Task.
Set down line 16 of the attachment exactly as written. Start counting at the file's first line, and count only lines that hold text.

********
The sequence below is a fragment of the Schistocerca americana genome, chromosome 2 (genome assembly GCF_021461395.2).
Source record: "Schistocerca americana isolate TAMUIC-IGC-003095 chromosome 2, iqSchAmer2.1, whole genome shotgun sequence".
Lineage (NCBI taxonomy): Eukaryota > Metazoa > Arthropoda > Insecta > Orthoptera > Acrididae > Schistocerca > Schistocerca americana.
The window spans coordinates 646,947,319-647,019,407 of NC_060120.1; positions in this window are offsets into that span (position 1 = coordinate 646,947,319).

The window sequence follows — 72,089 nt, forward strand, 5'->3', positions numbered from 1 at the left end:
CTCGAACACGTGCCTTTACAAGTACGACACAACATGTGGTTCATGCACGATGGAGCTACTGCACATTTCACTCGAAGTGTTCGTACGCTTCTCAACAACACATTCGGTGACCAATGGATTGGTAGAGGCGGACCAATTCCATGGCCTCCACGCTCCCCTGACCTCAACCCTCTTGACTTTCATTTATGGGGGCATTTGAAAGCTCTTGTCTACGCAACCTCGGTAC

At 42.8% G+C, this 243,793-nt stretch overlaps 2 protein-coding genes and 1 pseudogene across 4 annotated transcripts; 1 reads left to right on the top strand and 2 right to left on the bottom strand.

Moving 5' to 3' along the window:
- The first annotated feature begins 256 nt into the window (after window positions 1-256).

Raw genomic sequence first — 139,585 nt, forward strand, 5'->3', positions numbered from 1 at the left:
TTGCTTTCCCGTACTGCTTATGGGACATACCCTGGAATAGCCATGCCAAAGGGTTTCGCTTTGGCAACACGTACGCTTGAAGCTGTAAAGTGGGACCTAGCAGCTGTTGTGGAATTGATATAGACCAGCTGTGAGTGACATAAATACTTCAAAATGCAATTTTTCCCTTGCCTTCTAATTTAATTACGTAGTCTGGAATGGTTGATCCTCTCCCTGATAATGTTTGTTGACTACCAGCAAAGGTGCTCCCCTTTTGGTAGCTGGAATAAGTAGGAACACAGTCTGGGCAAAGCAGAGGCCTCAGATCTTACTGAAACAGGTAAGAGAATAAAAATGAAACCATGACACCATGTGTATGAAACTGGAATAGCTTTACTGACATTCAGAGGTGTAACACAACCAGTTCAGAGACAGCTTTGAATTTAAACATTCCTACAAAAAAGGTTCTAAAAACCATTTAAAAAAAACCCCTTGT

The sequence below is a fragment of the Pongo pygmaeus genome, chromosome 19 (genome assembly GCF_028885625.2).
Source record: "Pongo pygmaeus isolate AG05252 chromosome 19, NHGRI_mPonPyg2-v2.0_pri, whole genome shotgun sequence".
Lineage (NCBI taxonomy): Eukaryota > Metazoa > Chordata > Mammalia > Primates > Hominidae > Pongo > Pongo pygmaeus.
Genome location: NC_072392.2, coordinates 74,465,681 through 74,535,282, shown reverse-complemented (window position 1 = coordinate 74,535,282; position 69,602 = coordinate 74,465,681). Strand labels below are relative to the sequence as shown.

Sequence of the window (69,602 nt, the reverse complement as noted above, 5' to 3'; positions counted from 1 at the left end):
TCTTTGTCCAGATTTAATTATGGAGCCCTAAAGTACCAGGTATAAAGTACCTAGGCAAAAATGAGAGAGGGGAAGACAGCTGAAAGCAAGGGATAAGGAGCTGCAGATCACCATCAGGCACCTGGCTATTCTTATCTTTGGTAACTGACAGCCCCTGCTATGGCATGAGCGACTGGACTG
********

Sequence of the window (69,602 nt, the reverse complement as noted above, 5' to 3'; positions counted from 1 at the left end):